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Tuesday, April 07, 2009

Abandon All Hope, Ye Who Enter Here

http://www.tiscali.co.uk/media/images/galleries/celebrity/statesidesuccesses/medium/5_mcshane_wenn5127365.jpg

This news confirms, for the millionth time since the advent of the medium, that network television is no place for attempts at higher-brow programming.

It's not that Kings was some amazing, can't-miss show whose passing the world should mourn. I only saw one episode, and it was at turns laughable, interesting, and weird as hell. But the show, for whatever its detriments, was trying something. Hell, it was trying to tell the story of the kings of Israel on network television, which is some kind of undertaking. Misguided, maybe, to think that the network suits and audiences would get behind something like that for long, but a laudable gamble.

And, for someone trying to break into the medium, it just goes to show that risk-taking on network is not the way to go. It reminds of something I heard a while ago -- OK, it was yesterday, on KCRW's show The Business. On it, some writer for the late (finally!) ER (you'll have to listen to it; I can't remember his name) was protesting a bit too much about the limits -- or, in his opinion, lack thereof -- of network TV. No one watches cable, he said. No one in the heartland cares about shows like Mad Men -- it's a coastal phenomenon, he claimed. ER had numbers rivaling All in the Family and M*A*S*H, and network TV is still the best place for drama and the best place for the public to go watch television.

I sincerely fucking doubt those claims. Or at least, I doubt the spirit and overall validity of those claims.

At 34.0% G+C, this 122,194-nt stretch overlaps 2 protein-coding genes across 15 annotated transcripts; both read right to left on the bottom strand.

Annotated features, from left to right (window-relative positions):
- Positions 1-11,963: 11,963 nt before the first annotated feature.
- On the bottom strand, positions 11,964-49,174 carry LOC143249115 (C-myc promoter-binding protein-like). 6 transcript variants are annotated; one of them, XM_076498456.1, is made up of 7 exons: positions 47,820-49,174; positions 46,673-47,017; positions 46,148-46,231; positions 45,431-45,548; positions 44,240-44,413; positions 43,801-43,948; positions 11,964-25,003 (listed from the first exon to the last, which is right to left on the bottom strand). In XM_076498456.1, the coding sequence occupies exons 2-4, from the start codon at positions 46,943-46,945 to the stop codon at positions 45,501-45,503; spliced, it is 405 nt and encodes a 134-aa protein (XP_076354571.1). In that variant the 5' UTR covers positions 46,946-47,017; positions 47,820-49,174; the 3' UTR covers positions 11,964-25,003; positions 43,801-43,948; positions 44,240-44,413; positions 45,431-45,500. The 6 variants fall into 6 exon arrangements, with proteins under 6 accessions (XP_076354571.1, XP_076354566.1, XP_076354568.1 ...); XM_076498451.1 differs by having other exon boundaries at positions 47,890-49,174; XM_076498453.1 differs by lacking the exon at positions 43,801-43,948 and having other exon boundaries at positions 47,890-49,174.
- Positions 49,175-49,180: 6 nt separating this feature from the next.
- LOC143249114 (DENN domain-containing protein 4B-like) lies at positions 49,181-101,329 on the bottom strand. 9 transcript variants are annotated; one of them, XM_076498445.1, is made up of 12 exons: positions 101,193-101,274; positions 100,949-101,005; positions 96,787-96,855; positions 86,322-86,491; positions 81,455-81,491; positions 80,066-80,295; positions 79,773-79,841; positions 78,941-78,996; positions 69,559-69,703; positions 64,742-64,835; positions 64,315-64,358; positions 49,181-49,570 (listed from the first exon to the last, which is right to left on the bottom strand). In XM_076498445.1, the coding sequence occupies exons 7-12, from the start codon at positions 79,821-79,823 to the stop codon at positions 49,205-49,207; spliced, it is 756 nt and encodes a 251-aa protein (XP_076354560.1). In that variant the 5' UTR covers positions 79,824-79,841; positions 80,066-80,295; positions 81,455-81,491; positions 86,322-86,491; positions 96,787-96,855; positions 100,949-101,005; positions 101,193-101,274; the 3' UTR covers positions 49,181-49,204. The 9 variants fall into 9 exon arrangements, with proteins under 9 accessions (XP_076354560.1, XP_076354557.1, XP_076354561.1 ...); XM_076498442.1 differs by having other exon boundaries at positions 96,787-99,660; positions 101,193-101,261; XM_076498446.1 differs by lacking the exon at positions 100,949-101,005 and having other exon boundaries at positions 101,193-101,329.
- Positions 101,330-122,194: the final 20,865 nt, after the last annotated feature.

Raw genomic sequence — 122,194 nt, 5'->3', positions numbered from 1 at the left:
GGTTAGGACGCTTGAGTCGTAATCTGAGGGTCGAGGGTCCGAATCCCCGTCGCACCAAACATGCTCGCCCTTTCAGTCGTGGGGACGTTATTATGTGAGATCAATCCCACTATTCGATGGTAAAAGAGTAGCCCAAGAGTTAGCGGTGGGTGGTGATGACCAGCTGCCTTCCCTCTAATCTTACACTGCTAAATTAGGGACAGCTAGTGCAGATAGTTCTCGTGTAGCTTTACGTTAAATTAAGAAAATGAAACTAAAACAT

Let's face it -- network TV plays it safe. Got a hit like CSI or Law and Order? Why not make few spinoffs that are exactly the same? It's not that the aforementioned offerings suck, it's just that they're boring and more of the same. It appears, like it has so many times in the past, that the networks are simply not interested in putting out thought-provoking and interesting fare.

It's not the cable networks are infallible, either. It's just that they seem to have a slightly better handle on newer models of programming. You don't have to have a star who wants a million dollars an episode and huge budgets -- you just have to get some people who want to be a part of something good.

I don't know. It seems that the networks are giving up. I just hope the places that have been outlets for good TV over the past few years -- HBO, Showtime, AMC, FX, and so on -- don't give up as well. At least not until I get a show on there.

1 comment:

david james keaton said...

you put Al Swearyswearsalot up there and i think you're gonna write about Deadwood. bait and switch! much dishonor.

and answer your emails or know your mortality